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Year : 2019  |  Volume : 9  |  Issue : 2  |  Page : 111-115

Isolated acute right heart failure syndrome in a young male with severe sepsis: An unusual pathophysiology in a normal heart

Department of Cardiology, Aayush Hospitals, Vijayawada, Andhra Pradesh, India

Correspondence Address:
Dr. Raghuram Palaparti
Aayush Hospitals, Ramachandra Nagar, Vijayawada - 520 008, Andhra Pradesh
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Source of Support: None, Conflict of Interest: None

DOI: 10.4103/JICC.JICC_28_19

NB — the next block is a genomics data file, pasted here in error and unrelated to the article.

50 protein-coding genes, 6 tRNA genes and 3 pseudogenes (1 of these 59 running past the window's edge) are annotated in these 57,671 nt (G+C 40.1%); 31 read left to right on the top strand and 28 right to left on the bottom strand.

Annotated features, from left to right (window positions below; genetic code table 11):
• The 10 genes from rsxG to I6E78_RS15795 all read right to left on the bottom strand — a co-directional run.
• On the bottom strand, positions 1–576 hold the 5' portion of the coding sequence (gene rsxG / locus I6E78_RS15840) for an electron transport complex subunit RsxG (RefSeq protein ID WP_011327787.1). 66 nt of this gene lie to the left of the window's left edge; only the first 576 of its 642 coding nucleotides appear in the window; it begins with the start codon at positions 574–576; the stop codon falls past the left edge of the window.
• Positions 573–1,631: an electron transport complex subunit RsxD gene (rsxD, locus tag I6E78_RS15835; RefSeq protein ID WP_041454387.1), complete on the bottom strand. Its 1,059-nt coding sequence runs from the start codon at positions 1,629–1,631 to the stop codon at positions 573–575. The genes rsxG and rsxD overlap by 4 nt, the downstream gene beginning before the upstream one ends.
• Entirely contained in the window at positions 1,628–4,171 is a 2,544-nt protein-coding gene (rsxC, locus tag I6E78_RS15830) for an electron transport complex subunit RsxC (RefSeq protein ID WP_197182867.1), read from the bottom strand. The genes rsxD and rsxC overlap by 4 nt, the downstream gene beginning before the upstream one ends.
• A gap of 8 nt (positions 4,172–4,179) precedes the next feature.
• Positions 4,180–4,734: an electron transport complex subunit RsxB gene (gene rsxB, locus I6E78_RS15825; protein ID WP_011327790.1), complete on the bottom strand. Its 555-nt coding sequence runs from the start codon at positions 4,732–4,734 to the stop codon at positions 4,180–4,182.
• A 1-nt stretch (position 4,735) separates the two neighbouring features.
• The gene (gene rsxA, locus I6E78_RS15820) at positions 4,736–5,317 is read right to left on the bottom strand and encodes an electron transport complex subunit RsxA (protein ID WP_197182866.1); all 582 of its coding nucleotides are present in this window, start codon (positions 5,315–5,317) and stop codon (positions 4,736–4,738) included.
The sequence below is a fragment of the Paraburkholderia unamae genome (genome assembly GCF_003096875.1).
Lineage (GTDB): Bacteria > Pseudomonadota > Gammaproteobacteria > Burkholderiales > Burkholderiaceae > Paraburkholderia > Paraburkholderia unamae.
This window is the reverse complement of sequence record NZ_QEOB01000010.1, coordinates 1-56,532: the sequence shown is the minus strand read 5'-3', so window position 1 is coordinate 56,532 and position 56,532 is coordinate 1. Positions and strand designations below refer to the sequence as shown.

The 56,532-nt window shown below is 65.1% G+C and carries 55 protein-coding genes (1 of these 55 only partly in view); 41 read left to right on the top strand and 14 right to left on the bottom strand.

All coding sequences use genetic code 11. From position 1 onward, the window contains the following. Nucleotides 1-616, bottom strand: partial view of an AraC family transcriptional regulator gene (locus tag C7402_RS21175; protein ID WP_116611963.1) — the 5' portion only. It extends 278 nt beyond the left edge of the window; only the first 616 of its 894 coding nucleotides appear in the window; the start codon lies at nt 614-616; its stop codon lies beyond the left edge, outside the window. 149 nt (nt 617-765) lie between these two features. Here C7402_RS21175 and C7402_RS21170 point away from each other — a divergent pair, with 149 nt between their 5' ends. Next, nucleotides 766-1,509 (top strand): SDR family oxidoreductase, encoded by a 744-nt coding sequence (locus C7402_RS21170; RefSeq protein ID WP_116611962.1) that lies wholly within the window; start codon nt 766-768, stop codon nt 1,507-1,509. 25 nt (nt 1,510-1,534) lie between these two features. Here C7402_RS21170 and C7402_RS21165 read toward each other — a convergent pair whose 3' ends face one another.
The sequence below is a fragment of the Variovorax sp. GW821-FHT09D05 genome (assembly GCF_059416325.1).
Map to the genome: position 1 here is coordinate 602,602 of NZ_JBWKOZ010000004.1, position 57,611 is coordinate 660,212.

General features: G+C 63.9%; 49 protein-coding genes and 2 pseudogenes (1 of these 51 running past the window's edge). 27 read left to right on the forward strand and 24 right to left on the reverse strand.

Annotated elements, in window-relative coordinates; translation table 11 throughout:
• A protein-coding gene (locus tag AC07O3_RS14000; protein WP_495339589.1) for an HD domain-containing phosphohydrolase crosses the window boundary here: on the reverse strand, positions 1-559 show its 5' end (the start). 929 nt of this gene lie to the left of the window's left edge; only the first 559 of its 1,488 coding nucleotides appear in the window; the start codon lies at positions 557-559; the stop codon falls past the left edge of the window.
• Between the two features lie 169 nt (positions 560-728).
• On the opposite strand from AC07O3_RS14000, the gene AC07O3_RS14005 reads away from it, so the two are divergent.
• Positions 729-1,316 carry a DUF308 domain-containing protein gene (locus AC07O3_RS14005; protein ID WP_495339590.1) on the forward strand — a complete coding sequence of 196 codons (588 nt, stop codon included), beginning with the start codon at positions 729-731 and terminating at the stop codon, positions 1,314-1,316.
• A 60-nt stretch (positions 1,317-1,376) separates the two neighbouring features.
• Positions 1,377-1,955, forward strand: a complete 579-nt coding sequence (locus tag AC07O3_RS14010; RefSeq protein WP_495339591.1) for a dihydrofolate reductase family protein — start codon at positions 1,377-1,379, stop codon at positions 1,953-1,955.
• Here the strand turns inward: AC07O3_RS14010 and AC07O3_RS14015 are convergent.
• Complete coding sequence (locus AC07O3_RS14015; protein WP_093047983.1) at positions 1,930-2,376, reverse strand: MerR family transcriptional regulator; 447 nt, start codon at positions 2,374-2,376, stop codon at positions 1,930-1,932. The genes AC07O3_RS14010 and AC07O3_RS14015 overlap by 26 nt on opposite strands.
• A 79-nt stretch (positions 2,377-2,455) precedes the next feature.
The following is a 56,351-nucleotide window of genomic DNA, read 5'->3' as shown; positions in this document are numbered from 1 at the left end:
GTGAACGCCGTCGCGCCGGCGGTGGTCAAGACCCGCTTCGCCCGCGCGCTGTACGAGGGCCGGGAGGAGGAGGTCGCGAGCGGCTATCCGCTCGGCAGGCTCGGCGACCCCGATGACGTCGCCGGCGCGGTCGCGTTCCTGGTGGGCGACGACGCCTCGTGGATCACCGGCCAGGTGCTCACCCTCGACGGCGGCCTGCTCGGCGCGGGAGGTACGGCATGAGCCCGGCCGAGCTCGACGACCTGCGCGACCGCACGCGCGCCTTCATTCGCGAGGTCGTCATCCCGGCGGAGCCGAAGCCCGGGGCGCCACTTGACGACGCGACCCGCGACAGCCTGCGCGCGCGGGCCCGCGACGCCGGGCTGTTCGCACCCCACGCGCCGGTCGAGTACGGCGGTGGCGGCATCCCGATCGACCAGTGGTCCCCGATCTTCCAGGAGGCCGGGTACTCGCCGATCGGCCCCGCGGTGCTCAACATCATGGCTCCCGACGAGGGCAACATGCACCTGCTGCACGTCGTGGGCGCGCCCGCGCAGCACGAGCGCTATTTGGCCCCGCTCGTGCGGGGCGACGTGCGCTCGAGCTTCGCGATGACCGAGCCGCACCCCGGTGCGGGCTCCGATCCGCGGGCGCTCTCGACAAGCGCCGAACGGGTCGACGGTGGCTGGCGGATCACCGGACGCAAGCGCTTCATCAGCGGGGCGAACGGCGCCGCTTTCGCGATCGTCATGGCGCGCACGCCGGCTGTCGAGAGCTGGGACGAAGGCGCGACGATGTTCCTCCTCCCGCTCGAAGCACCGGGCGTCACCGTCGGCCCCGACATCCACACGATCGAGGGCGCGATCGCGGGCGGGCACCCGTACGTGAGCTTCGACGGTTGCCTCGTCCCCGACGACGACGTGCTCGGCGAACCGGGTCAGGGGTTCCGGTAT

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Acute right heart failure is being increasingly recognized in intensive care unit (ICU) and when severe, can contribute to hemodynamic instability. Sepsis-induced myocardial dysfunction is also a known entity in critical care ICU. However, isolated right ventricle (RV) dysfunction in patients with sepsis after excluding chronic heart and lung disease is underdiagnosed and reported uncommonly. Whether RV is a bystander or a major contributor to hemodynamic instability in that scenario has not been studied clearly. Here, we report a 42-year-old male patient with no major cardiovascular risk factors who presented to us in shock with a history of low-grade fever, generalized weakness, and decreased urine output for 3 days. On physical examination, he had pedal edema and neck vein distension. He was found to have neutrophilic leukocytosis, deranged renal function test, and liver function test. His chest X-ray posteroanterior view showed cardiomegaly with pulmonary congestion. His electrocardiography (ECG) showed right bundle branch block (RBBB). He was anuric and started on dialysis for severe acidosis. In view of shock, renal failure and RBBB on ECG, a transthoracic echocardiography was done which showed gross dilatation of right atrium, and RV with severe RV dysfunction with normal left ventricle function. Contrast-enhanced computerized tomography chest was negative for pulmonary thromboembolism. His blood culture has grown Escherichia coli. With intravascular (IV) fluids, ionotropic support, renal replacement therapy, IV antibiotics, and other supportive therapy, he gradually improved. His serial ECGs showed resolution of RBBB. Two-dimensional echo showed improved RV function. He was discharged on day 9 and his 2-week follow-up echo showed normalization of RV function. During follow-up, his coronary angiogram showed normal coronaries. This case illustrates the importance of identifying acute RV failure in patients with severe sepsis with shock. It also underscores the necessity for more studies and research on understanding the pathophysiology of RV dysfunction in critical care patients and its contribution to hemodynamic instability.

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